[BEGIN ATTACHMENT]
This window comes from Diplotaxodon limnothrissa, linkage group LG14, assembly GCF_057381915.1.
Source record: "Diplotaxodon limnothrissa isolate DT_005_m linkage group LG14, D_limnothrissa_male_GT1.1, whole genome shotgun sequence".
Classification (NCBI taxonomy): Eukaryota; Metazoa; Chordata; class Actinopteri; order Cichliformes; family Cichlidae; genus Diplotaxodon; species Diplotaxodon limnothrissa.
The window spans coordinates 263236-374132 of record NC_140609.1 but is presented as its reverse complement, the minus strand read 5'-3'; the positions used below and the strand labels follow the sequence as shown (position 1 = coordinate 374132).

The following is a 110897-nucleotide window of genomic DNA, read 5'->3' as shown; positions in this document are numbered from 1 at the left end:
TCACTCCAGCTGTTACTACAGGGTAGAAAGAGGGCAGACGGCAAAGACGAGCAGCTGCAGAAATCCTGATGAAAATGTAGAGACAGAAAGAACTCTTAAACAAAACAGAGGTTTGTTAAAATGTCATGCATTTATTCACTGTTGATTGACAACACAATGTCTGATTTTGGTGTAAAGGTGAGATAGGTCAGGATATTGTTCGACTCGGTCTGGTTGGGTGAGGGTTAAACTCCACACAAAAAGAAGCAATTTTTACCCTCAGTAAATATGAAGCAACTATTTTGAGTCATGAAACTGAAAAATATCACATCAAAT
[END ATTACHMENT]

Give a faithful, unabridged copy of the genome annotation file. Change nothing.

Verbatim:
This window comes from Diplotaxodon limnothrissa, linkage group LG14, assembly GCF_057381915.1.
Source record: "Diplotaxodon limnothrissa isolate DT_005_m linkage group LG14, D_limnothrissa_male_GT1.1, whole genome shotgun sequence".
Classification (NCBI taxonomy): Eukaryota; Metazoa; Chordata; class Actinopteri; order Cichliformes; family Cichlidae; genus Diplotaxodon; species Diplotaxodon limnothrissa.
The window spans coordinates 263236-374132 of record NC_140609.1 but is presented as its reverse complement, the minus strand read 5'-3'; the positions used below and the strand labels follow the sequence as shown (position 1 = coordinate 374132).

The following is a 110897-nucleotide window of genomic DNA, read 5'->3' as shown; positions in this document are numbered from 1 at the left end:
TCACTCCAGCTGTTACTACAGGGTAGAAAGAGGGCAGACGGCAAAGACGAGCAGCTGCAGAAATCCTGATGAAAATGTAGAGACAGAAAGAACTCTTAAACAAAACAGAGGTTTGTTAAAATGTCATGCATTTATTCACTGTTGATTGACAACACAATGTCTGATTTTGGTGTAAAGGTGAGATAGGTCAGGATATTGTTCGACTCGGTCTGGTTGGGTGAGGGTTAAACTCCACACAAAAAGAAGCAATTTTTACCCTCAGTAAATATGAAGCAACTATTTTGAGTCATGAAACTGAAAAATATCACATCAAAT